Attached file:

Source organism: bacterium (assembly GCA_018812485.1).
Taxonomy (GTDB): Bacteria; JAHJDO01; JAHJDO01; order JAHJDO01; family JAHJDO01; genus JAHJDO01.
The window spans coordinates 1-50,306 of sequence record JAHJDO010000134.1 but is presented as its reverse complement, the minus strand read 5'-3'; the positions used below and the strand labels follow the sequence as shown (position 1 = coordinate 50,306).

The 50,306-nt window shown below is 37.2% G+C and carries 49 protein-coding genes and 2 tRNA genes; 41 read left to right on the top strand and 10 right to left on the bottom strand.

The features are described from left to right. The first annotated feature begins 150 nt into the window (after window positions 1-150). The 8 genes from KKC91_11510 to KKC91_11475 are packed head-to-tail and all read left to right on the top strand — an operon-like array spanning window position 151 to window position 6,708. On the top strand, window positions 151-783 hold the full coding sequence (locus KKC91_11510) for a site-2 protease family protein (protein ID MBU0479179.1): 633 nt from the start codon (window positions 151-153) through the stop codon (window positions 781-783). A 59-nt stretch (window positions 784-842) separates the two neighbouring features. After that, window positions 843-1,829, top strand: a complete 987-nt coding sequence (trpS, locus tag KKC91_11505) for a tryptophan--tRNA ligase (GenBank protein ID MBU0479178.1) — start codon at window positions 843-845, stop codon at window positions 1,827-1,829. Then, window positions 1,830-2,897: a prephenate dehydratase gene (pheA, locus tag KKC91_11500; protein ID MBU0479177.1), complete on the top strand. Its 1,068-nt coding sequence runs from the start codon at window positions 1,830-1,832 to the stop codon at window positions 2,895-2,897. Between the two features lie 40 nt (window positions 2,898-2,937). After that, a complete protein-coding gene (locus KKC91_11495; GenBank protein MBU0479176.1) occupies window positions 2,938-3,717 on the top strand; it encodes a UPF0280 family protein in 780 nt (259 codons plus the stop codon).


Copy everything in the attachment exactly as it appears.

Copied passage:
Source organism: bacterium (assembly GCA_018812485.1).
Taxonomy (GTDB): Bacteria; JAHJDO01; JAHJDO01; order JAHJDO01; family JAHJDO01; genus JAHJDO01.
The window spans coordinates 1-50,306 of sequence record JAHJDO010000134.1 but is presented as its reverse complement, the minus strand read 5'-3'; the positions used below and the strand labels follow the sequence as shown (position 1 = coordinate 50,306).

The 50,306-nt window shown below is 37.2% G+C and carries 49 protein-coding genes and 2 tRNA genes; 41 read left to right on the top strand and 10 right to left on the bottom strand.

The features are described from left to right. The first annotated feature begins 150 nt into the window (after window positions 1-150). The 8 genes from KKC91_11510 to KKC91_11475 are packed head-to-tail and all read left to right on the top strand — an operon-like array spanning window position 151 to window position 6,708. On the top strand, window positions 151-783 hold the full coding sequence (locus KKC91_11510) for a site-2 protease family protein (protein ID MBU0479179.1): 633 nt from the start codon (window positions 151-153) through the stop codon (window positions 781-783). A 59-nt stretch (window positions 784-842) separates the two neighbouring features. After that, window positions 843-1,829, top strand: a complete 987-nt coding sequence (trpS, locus tag KKC91_11505) for a tryptophan--tRNA ligase (GenBank protein ID MBU0479178.1) — start codon at window positions 843-845, stop codon at window positions 1,827-1,829. Then, window positions 1,830-2,897: a prephenate dehydratase gene (pheA, locus tag KKC91_11500; protein ID MBU0479177.1), complete on the top strand. Its 1,068-nt coding sequence runs from the start codon at window positions 1,830-1,832 to the stop codon at window positions 2,895-2,897. Between the two features lie 40 nt (window positions 2,898-2,937). After that, a complete protein-coding gene (locus KKC91_11495; GenBank protein MBU0479176.1) occupies window positions 2,938-3,717 on the top strand; it encodes a UPF0280 family protein in 780 nt (259 codons plus the stop codon).